Small as an Elephant

Small as an Elephant is the story of a determined young boy and the struggles he faces.  The book is reviewed by Melissa G. at Sweet on Books.

 

What you need to know:

• A story of survival and self-discovery told from the perspective of an eleven year-old boy.
• A mother’s mental illness is subtly addressed but never fully explained.
• There is limited dialogue and the plot goes back and forth between the present and memories of the past.
• Each chapter begins with an interesting fact about elephants.
• Jennifer Richard Jacobson is also the author of the popular Andy Shane series.
• This story should appeal to both boys and girls.

Sweet Book Summary:

Jack had been looking forward to a special vacation with his mom, but on the first morning of their trip he wakes up in a Maine campground to find himself completely alone. His mom’s tent is gone, as is their car, and he has less than $20 in his pocket. Most kids would turn themselves in to the authorities, right? Not Jack. His mom has a history of this type of behavior and he figures that once the police find her, they’ll separate them and she’ll be lost to him forever. In order to avoid that fate, he takes off on his own, first attempting to find his mom and then searching for a way back to his home in Massachusetts. He is afraid to trust anyone because he assumes that everyone, including his own grandmother, would rather see him separated from his mom. Instead, he relies on himself, finding places to sleep like a barn and an L.L. Bean store, and securing food from anywhere he can, including a stranger’s garden and a garbage can.

Keeping him going through this ordeal is the security he finds in his favorite animal, the elephant. He saw one as a young boy and has found comfort in this creature ever since that time, always hoping to see another one in the flesh. As he begins his journey, he is so drawn to a tiny elephant toy he notices in a store, that he is compelled to steal it. After that, he faces several other ethical dilemmas as he contemplates whether there are circumstances that make it is acceptable to steal food, clothes or even a bike. As things become more desperate, he believes that seeing a real elephant will symbolize a fresh start and somehow make things better. Jack’s determination and ingenuity are admirable as he manages to figure out a plan, obtain supplies, and stay one step ahead of those on the lookout for him. He experiences numerous setbacks, but he refuses to give up and never loses hope that he will be reunited with his mom.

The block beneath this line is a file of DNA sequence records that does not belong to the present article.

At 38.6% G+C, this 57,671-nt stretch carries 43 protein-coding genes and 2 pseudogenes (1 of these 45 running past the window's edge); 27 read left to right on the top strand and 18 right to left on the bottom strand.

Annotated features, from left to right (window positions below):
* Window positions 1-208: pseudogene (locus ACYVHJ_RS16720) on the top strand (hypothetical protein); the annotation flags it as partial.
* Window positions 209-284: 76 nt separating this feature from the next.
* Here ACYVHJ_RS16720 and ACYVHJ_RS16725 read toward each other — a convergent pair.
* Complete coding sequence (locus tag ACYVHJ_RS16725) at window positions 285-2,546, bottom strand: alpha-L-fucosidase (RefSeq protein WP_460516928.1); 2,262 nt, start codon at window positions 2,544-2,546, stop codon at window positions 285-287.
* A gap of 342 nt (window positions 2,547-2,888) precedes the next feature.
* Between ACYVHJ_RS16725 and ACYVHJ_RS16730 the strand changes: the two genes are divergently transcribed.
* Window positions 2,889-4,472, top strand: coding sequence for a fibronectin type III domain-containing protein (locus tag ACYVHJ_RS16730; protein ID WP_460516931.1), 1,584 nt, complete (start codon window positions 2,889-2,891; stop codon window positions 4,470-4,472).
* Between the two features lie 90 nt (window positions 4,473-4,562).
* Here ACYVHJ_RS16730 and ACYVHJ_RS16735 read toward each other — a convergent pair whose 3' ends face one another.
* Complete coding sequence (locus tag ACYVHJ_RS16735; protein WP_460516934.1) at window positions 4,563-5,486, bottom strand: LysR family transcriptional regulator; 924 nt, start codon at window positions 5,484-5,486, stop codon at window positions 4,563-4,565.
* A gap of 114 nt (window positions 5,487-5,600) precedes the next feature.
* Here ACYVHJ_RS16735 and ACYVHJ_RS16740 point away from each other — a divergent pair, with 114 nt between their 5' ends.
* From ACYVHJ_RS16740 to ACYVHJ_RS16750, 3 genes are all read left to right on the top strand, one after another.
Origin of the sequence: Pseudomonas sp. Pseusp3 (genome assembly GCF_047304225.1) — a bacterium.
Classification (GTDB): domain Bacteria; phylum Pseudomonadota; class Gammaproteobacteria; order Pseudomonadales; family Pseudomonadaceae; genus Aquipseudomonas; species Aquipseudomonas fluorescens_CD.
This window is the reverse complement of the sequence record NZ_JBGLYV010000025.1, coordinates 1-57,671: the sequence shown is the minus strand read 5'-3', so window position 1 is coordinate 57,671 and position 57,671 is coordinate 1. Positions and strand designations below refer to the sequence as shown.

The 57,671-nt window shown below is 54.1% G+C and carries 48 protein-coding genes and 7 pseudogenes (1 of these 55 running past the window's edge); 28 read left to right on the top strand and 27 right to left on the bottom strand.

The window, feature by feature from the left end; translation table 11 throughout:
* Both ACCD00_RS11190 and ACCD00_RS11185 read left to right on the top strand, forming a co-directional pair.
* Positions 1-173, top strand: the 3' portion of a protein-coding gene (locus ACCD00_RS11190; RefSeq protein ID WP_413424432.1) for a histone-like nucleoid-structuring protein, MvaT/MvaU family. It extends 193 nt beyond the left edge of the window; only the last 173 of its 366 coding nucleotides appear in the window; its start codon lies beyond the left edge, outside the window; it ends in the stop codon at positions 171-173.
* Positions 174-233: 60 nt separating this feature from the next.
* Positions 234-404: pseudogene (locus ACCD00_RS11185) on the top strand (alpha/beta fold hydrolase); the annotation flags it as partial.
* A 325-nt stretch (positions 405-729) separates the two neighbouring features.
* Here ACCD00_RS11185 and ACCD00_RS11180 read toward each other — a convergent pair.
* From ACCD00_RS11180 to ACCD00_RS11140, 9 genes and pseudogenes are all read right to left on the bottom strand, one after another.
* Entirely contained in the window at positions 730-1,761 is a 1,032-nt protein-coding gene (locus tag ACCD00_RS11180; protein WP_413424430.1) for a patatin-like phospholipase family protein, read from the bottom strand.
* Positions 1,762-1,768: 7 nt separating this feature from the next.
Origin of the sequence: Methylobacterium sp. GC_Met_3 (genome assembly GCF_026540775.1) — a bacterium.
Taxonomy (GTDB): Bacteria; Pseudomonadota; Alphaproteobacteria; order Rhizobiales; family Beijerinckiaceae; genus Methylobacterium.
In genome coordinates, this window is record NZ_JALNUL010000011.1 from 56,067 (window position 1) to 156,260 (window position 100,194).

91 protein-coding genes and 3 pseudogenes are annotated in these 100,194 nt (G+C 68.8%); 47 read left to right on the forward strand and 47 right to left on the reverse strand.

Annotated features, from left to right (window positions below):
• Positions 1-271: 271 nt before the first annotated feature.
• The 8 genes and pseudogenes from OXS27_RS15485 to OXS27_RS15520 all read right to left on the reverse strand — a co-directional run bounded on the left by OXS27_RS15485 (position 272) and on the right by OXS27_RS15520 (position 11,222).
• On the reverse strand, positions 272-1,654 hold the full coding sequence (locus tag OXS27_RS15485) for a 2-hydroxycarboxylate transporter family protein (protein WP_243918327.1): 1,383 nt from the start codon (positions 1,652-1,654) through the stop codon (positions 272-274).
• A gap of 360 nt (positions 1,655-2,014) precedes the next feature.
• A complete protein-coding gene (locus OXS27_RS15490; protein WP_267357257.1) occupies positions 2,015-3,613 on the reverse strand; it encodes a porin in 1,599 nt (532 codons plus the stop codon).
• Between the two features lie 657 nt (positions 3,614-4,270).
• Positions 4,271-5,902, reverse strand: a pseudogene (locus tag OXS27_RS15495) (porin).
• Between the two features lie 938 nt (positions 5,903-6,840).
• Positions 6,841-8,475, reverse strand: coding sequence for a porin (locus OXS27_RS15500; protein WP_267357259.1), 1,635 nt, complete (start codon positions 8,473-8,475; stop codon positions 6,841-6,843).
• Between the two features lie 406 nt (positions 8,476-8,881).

As Jack flashes back and forth between past and present, readers learn that his mom is volatile and has always had these episodes of irrational behavior that he refers to as “spinning.” Although her behavior is never identified by name, there is a reference to her being “manic” and avoiding her medication. As Jack’s emotional journey comes to an end, he acknowledges that it wasn’t his fault that his mom left and that she is always a part of him even when she isn’t physically with him. In a powerful moment, Jack also realizes that just as an elephant is part of a herd, so is he. It’s almost as if a curtain is lifted and he realizes that so many of those individuals he’d been running from, are actually trying to help him. Knowing that he has this network of people out there to look out for him and that he is no longer really alone, gives Jack the confidence to continue on with his own personal journey.

Readers will find many fascinating elephant facts and plenty of interesting details about life in the small towns of Maine. Some scenes are slightly scary as Jack maneuvers the world at night. While Jack’s precarious situation will keep readers interested – and apprehensive – there is limited dialogue, leaving readers to play out the action in their own heads. I think this book would make an excellent book group selection, inspiring conversations about family relationships, ethics, mental illness, trust, and independence.

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